Each death is one too many. And six thousand or more, it’s terrible, not to mention the working conditions. These are the arguments of those who oppose any Dutch official presence at the World Cup in Qatar. It is also, loosely translated, the title of the latest report by the International Labor Organization (ILO) on the situation of work-related accidents in Qatar. The report shows how complicated such statistics are. To what extent are traffic accidents directly related to work, and should they be included in what is called inhumane conditions? What impact has the partial shutdown of construction had during Covid-19? However, the ILO’s main conclusion concerns the improvement that has taken place since the Western press first reported on the construction conditions. It suggests that international attention is a condition sine qua non is for change.
The tension surrounding the World Cup in Qatar is of course about much more than football or the number of victims in the construction of stadiums and infrastructure. And also about more than the energetic footprint associated with construction, transport and accommodation (imported food, bottled water!) of so many people that you barely hear about now that the event is approaching. The recent stunning statements by the authorities about homosexuality as a mental illness and women as candy, whether wrapped or not, confirm the deep outrage of many that ‘no one’ should go here (no one except the team and supporters) and that these countries are not good. Supporting a dubious regime’s advertising campaign is unacceptable.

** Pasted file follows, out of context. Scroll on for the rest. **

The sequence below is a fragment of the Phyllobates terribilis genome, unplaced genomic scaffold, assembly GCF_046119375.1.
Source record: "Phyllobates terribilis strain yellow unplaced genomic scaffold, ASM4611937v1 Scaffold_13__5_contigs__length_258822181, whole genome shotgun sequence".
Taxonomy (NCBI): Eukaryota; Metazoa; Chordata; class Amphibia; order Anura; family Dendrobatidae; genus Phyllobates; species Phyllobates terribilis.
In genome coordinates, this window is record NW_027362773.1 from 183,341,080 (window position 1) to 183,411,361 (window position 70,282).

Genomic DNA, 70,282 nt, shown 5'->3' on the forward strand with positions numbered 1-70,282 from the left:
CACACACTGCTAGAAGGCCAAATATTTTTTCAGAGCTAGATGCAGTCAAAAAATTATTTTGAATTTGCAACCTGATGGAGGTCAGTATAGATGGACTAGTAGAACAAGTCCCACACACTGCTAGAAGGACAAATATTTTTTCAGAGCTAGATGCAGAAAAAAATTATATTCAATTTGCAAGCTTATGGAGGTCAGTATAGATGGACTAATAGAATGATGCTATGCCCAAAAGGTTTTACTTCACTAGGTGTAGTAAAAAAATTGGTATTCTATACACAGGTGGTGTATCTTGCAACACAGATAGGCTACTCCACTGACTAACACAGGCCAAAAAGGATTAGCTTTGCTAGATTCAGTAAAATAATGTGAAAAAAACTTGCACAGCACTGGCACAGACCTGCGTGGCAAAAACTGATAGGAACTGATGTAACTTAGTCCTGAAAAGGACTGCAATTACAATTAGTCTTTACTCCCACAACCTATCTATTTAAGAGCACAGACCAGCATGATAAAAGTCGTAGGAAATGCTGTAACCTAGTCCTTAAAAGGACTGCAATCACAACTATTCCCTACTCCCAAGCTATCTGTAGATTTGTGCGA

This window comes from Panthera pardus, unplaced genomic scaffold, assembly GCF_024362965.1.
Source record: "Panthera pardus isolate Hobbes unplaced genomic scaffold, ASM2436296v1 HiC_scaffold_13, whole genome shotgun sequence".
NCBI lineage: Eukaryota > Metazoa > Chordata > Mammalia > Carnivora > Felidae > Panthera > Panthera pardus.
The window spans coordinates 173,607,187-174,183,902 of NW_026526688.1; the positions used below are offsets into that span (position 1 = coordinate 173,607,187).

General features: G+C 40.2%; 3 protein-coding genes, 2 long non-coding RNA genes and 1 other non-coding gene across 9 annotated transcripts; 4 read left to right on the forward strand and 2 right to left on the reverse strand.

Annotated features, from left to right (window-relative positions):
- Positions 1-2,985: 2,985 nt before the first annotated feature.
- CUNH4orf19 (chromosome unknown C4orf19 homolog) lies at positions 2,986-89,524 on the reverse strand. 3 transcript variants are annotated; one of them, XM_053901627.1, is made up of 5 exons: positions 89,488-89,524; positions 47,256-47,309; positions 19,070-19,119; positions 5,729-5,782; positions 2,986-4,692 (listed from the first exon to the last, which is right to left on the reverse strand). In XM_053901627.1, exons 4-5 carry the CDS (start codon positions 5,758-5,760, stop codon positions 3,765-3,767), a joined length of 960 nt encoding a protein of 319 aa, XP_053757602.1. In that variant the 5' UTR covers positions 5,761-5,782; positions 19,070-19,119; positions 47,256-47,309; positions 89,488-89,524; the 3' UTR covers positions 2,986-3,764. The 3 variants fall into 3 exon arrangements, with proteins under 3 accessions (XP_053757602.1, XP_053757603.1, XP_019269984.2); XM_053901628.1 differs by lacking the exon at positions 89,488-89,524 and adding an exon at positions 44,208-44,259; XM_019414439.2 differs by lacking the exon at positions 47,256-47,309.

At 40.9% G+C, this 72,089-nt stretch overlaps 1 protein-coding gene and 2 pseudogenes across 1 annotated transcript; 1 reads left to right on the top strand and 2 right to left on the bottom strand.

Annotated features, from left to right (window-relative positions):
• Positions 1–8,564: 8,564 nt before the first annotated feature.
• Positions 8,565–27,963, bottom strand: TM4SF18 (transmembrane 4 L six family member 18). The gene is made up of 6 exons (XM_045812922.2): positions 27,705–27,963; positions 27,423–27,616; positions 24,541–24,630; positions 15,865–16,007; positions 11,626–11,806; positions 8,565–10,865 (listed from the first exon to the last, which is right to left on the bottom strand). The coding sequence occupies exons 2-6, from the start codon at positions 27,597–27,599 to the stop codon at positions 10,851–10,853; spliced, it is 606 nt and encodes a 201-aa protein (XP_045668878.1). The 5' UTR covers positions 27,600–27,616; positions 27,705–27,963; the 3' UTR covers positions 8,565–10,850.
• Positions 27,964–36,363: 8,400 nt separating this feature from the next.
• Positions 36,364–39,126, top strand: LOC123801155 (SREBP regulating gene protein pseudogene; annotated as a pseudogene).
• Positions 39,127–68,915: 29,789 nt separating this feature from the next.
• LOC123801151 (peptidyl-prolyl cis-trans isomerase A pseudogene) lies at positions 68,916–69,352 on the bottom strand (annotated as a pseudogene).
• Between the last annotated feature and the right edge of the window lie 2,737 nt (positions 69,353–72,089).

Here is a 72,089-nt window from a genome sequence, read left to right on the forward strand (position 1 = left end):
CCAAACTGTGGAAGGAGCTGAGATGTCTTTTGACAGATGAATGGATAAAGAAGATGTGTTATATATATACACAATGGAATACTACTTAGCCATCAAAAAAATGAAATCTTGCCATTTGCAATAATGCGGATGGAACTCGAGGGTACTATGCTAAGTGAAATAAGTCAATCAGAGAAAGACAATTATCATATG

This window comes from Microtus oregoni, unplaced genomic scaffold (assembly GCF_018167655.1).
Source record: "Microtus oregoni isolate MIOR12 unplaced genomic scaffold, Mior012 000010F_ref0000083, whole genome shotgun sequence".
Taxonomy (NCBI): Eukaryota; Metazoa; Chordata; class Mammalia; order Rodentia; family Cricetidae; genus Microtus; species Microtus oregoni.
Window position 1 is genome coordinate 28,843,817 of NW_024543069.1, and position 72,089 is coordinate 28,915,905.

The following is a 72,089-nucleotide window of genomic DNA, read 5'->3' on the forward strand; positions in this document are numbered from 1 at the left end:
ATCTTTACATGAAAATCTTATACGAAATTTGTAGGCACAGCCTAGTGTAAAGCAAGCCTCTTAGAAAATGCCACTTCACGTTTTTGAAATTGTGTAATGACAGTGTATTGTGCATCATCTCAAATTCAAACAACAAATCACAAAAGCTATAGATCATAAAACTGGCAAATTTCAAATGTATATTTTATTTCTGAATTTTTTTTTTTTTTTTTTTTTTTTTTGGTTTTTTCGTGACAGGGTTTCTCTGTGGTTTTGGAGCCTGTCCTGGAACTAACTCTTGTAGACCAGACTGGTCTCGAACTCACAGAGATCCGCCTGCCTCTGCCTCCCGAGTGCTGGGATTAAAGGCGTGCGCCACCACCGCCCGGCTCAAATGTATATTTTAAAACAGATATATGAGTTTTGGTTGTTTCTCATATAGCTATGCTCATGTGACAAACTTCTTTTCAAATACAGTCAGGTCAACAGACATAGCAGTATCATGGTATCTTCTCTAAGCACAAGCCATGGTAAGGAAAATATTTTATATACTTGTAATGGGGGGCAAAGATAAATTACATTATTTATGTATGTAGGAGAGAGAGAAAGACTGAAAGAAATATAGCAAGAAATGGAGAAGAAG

This indignation, however justified, also shows a certain opportunistic naivete. The objections to Qatar are only emerging now, ad hoc. If there had been no football, no one would have beeped.
Of course, every country seizes a tournament for self-promotion. Of course, geopolitics plays a role. First of all, it has been a political gesture to award the World Cup to an Arab country. You can oppose this choice, but in doing so you deny the geopolitical reality of changing power relations. The world’s center of gravity is increasingly outside Europe. The Gulf as a region forms a hinge between east and west and south. Excluding the Arab world from such championships is also a value judgment. That point of view is acceptable, but not comprehensible, because all the Gulf states are members of the UN.
Football may be war, but it is also politics and diplomacy, part of the formal and informal relations between countries. Countries that are increasingly interdependent in a web of relationships that are difficult to unravel. To paraphrase Henry Kissinger, it’s about the art of the possible. This is actually what the KNVB and the government are doing: insisting on social responsibility and hoping that it will ultimately have a good impact.
There is no clean line-up in the short term. Each position has its moral complications. Isolating countries (Iran, North Korea) have given little. I am of the school to keep the dialogue open. Show empathy and at the same time don’t talk with flour in your mouth. The instrument of the diplomat is the language, which I prefer to the finger of the priest or the laziness of the merchant.
However, the perversity of our time is that much of what people associate with it is done using labor and raw materials and under regimes that raise major ethical questions. Facing that requires more than indignation over a World Cup.
A version of this article also appeared in the newspaper on 14 November 2022